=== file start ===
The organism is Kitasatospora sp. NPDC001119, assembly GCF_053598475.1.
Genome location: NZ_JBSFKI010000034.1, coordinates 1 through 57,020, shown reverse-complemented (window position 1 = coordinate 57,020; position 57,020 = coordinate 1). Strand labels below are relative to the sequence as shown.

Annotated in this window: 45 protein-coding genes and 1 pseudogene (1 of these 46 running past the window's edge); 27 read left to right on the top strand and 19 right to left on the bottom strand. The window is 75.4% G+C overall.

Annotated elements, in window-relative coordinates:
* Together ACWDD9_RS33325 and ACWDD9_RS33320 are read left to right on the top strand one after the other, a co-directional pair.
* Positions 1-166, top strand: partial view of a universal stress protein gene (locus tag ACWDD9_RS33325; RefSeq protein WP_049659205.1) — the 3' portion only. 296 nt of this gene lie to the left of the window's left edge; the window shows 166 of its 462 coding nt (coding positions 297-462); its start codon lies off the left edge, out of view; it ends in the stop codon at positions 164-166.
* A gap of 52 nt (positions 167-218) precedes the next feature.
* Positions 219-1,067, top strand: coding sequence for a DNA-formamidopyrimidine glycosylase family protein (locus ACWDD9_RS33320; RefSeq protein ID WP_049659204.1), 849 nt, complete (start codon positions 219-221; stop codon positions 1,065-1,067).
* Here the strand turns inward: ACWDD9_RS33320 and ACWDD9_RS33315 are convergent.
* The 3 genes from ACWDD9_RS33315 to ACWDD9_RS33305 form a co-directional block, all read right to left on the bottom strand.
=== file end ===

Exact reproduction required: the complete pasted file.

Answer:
The organism is Kitasatospora sp. NPDC001119, assembly GCF_053598475.1.
Genome location: NZ_JBSFKI010000034.1, coordinates 1 through 57,020, shown reverse-complemented (window position 1 = coordinate 57,020; position 57,020 = coordinate 1). Strand labels below are relative to the sequence as shown.

Annotated in this window: 45 protein-coding genes and 1 pseudogene (1 of these 46 running past the window's edge); 27 read left to right on the top strand and 19 right to left on the bottom strand. The window is 75.4% G+C overall.

Annotated elements, in window-relative coordinates:
* Together ACWDD9_RS33325 and ACWDD9_RS33320 are read left to right on the top strand one after the other, a co-directional pair.
* Positions 1-166, top strand: partial view of a universal stress protein gene (locus tag ACWDD9_RS33325; RefSeq protein WP_049659205.1) — the 3' portion only. 296 nt of this gene lie to the left of the window's left edge; the window shows 166 of its 462 coding nt (coding positions 297-462); its start codon lies off the left edge, out of view; it ends in the stop codon at positions 164-166.
* A gap of 52 nt (positions 167-218) precedes the next feature.
* Positions 219-1,067, top strand: coding sequence for a DNA-formamidopyrimidine glycosylase family protein (locus ACWDD9_RS33320; RefSeq protein ID WP_049659204.1), 849 nt, complete (start codon positions 219-221; stop codon positions 1,065-1,067).
* Here the strand turns inward: ACWDD9_RS33320 and ACWDD9_RS33315 are convergent.
* The 3 genes from ACWDD9_RS33315 to ACWDD9_RS33305 form a co-directional block, all read right to left on the bottom strand.